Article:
The picture would open as a large hit as proven by its box office numbers for Paramount. As a remake to a silent film of the same name, the premiere featured the first reel of the original silent film that inspired this remake to play before this version began. This was intended to manifest both origin of the inspiration to this feature and how far cinema had come since 1926, when the silent version was released. Unfortunately critics found this gesture unnecessarily time consuming being forced to watch a peace of the old feature. The first reel of the silent picture also proved the visible similaritiesin the two films making Wellman appear to just have stolen ideas shot for shot from the silent original. This resulted in poorer reviews than wished by the studios when they originally created this idea, but it would not tarnish the enjoyment audiences received form the picture of Beau Geste itself after the premiere.

One lucky audience would be treated, perhaps by mistake, to a a special suprise when at a screening of Beau Geste a rough cut of the much anticipated Civil War era epic Gone with the Wind was played. This proved to be the first screen of the one of cinema’s greatest films as the unsuspecting theatergoers were treated to preview of the David O. Selznick feature.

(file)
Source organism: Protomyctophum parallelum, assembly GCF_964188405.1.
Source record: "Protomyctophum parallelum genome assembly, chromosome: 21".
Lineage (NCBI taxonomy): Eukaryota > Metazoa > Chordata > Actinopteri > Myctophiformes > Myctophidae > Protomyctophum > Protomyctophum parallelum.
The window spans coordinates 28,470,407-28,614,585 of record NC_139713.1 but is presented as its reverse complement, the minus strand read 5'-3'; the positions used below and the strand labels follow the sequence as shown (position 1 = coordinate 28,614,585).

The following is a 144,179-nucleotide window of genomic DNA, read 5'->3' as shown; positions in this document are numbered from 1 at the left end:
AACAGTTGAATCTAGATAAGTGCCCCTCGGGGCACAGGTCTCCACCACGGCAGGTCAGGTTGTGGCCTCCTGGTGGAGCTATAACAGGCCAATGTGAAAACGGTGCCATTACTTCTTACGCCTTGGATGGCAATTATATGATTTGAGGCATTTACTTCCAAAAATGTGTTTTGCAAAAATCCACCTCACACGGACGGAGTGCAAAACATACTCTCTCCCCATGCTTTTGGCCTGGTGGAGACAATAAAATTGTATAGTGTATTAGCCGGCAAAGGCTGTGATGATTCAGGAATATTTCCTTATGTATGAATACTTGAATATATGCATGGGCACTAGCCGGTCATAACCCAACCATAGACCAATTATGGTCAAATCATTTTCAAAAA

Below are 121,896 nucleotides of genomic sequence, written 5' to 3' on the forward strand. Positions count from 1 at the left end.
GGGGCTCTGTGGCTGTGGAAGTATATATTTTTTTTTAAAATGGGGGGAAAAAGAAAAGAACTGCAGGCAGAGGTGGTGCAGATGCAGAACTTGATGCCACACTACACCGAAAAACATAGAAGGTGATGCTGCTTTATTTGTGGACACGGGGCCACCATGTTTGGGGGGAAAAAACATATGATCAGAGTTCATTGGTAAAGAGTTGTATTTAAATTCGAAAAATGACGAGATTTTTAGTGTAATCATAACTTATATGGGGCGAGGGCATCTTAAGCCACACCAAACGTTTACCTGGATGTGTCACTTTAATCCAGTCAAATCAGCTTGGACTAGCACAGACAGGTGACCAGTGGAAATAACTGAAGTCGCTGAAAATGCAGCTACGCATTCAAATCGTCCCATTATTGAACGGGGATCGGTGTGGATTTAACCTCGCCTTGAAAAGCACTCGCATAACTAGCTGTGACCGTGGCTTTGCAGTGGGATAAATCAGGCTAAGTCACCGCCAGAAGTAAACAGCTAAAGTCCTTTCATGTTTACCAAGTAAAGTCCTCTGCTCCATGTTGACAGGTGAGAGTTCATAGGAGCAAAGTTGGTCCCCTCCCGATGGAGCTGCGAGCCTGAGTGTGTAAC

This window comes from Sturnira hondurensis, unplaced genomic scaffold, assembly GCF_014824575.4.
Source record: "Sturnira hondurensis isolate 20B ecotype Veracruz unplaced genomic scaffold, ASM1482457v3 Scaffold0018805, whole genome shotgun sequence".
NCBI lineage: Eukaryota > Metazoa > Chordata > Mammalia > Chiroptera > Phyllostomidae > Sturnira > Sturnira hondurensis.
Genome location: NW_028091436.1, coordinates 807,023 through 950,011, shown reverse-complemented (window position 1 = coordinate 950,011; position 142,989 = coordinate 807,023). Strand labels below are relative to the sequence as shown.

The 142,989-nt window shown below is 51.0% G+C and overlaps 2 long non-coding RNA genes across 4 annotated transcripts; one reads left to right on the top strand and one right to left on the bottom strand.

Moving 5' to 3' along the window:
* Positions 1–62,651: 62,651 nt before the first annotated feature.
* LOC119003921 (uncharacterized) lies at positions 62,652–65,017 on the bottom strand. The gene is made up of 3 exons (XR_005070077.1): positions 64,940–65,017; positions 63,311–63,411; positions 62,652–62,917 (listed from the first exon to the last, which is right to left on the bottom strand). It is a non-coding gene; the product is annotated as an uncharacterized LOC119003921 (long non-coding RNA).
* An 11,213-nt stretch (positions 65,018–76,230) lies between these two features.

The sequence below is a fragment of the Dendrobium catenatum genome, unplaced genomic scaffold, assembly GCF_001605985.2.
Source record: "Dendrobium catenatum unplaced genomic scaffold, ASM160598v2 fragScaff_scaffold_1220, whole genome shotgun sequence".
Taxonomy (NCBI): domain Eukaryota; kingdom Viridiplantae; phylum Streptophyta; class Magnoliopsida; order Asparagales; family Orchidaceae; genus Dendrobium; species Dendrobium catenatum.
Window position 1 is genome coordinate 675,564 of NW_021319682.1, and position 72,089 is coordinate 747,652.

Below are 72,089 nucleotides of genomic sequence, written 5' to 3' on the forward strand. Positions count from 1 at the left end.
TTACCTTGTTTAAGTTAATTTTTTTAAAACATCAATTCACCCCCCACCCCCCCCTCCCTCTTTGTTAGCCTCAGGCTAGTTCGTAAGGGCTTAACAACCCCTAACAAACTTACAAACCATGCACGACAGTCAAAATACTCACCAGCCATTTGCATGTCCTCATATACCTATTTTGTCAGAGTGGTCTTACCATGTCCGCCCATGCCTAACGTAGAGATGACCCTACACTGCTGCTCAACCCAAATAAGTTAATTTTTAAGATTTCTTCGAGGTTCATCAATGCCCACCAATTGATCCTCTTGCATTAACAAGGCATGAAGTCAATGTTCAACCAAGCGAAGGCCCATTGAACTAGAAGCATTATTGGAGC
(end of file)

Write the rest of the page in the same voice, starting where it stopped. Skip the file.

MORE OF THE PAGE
Milland, Cooper, and Preston as three brothers in the Legion.
Apart from the performances of Cooper and Milland, the film featured Susan Hayward, as Milland’s love interest, and Broderick Crawford as a fellow soldier in prominent roles. Each of these four actors would in the future would go on to win Academy Awards for leading roles, marking the very first time in cinema history a picture shared a cast that would be so decorated, even if it would be in the future. As for awards for this picture, Brian Donlevy’s performance as the crazed and complicated superior in Sergeant Markoff would garner the actor a nomination for best supporting actor. It proves to be a well-deserved nod for a complex enactment by the actor who played well a villain.

Beau Geste would be one of many successful pictures out of this year for Hollywood and stands very much enjoyed by contemporary audiences as a fine drama and desert war picture with a protagonist that can be likened many later complex sergeants in military films enjoyed years later in Full Metal Jacket or Apocalypse Now.  The romance of serving in battles would fade in the coming years as war was breaking in Europe and American would eventually see their own serve in years to come. Beau Geste would continue to stand a fine picture, one of just a few that would be honored with even their own US postage stamp celebrating its place in Hollywood history.